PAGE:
Diabetes Alert Day raises awareness of looming public health crisis
DAYTON, OHIO—Some 86 million people have prediabetes, and nine out of 10 of them are undiagnosed. Without weight loss and moderate physical activity, 15 to 30 percent of those 86 million will develop type 2 diabetes within five years, according to the Centers for Disease Control and Prevention (CDC).
More than 12 percent of all residents in Montgomery County have diabetes, which is higher than both the state (11 percent) and national (9 percent) rates, according to Diabetes Dayton, a local, independent diabetes agency serving the Dayton area.
To help raise awareness of diabetes, faculty and students from the Wright State University Boonshoft School of Medicine Master of Public Health (M.P.H.) Program, are working with Public Health – Dayton & Montgomery County (PHDMC), Diabetes Dayton and the YMCA of Greater Dayton to encourage residents to get checked for diabetes on Diabetes Alert Day, which is Tuesday, March 22.
The students will be at Dayton-area Kroger stores promoting prediabetes awareness, offering on-site risk assessment and referring people to the three local Diabetes Prevention Programs in Montgomery County. Diabetes Dayton, PHDMC and the YMCA of Greater Dayton are part of the national Diabetes Prevention Program and are recognized by the CDC.
Nikki L. Rogers, Ph.D., assistant professor of community health in the Center for Global Health, and Michael N. Dohn, M.D., M.Sc., associate professor of community health and internal medicine, are working with the PDHMC to implement part of a CDC-funded national grant, Communities Preventing Chronic Disease (CPCD). The CDC provided funding to the Ohio Department of Health, which awarded $1.6 million over four years to PHDMC to prevent obesity, diabetes, heart disease and stroke in Montgomery County. The grant will end in August 2018.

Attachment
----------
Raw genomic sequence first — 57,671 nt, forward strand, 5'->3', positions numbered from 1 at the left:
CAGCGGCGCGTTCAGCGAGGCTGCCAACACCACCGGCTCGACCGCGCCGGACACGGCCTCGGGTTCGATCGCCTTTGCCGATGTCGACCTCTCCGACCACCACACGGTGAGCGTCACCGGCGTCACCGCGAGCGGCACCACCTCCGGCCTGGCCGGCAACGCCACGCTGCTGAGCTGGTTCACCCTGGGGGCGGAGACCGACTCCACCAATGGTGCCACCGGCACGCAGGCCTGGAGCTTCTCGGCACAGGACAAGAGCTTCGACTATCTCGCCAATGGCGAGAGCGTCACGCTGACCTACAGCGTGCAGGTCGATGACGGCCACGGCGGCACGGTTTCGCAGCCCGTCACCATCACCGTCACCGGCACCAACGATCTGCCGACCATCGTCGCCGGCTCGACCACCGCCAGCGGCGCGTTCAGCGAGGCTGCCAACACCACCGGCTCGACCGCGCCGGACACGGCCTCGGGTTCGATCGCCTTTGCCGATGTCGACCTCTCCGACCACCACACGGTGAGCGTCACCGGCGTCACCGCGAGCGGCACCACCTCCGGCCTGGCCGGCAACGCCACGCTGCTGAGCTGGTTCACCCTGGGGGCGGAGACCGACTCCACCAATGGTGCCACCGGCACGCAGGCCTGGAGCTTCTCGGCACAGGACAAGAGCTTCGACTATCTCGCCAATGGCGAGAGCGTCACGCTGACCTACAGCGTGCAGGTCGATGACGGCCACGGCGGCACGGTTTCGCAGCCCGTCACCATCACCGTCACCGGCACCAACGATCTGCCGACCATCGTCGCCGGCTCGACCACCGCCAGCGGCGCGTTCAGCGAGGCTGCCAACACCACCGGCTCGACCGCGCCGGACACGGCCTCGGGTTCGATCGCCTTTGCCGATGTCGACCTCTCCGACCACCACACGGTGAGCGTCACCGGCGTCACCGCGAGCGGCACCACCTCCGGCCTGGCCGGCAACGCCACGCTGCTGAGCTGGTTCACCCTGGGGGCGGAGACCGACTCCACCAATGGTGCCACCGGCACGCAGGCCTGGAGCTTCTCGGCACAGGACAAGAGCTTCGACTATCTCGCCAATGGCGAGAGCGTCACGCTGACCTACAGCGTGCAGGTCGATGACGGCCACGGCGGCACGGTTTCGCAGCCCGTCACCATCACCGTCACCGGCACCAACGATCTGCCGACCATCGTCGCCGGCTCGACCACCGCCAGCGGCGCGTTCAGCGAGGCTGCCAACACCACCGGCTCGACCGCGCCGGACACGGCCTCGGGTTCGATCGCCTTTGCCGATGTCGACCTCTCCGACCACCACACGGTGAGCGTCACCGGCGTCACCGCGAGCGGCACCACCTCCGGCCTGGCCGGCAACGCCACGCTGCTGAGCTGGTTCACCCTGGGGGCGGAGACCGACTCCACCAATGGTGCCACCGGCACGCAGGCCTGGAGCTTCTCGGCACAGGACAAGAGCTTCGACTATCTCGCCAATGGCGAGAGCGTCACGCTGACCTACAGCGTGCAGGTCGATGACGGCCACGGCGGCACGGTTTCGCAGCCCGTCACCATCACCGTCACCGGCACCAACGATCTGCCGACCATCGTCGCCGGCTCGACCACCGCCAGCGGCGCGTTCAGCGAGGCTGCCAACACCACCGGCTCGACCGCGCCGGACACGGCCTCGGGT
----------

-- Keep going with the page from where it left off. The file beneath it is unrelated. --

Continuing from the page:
Rogers describes diabetes as a national catastrophe waiting to happen. “We have an aging population that is increasingly inactive, overweight, obese and at a higher risk of disability and death because of lifestyle factors that they can change,” she said. “This increased rate of people at risk for diabetes has been described as a looming health crisis that will result in more disability, loss of quality of life, medical expenses and deaths due to chronic disease if we can’t stop the disease progression at the prediabetes stage. That’s where the Diabetes Prevention Program comes in.”
Rogers and Dohn are focusing on prediabetes screening, awareness and treatment. “It is possible to stop the progression from prediabetes to diabetes by following evidence-based programs for creating a healthy lifestyle,” Rogers said. “People who have prediabetes should see it as a wake-up call to start making changes that can have a positive impact on their overall health.”
They have included several M.P.H. students in the work, including Justin Kelley, a dual-degree medical student who is working toward both his M.D. and M.P.H. degree. He has worked on creating program resources to help prevent and reduce the burden of diabetes in Montgomery County.
“Prediabetes is a silent threat to public health. Our patients and community are at risk,” said Kelley, a member of the Montgomery County Diabetes Coalition. “Diabetes is scary. But we can prevent or delay the onset of diabetes in individuals with prediabetes, reducing the burden of diabetes.”
For more information about prediabetes and diabetes, visit doihaveprediabetes.org or diabetesdayton.org.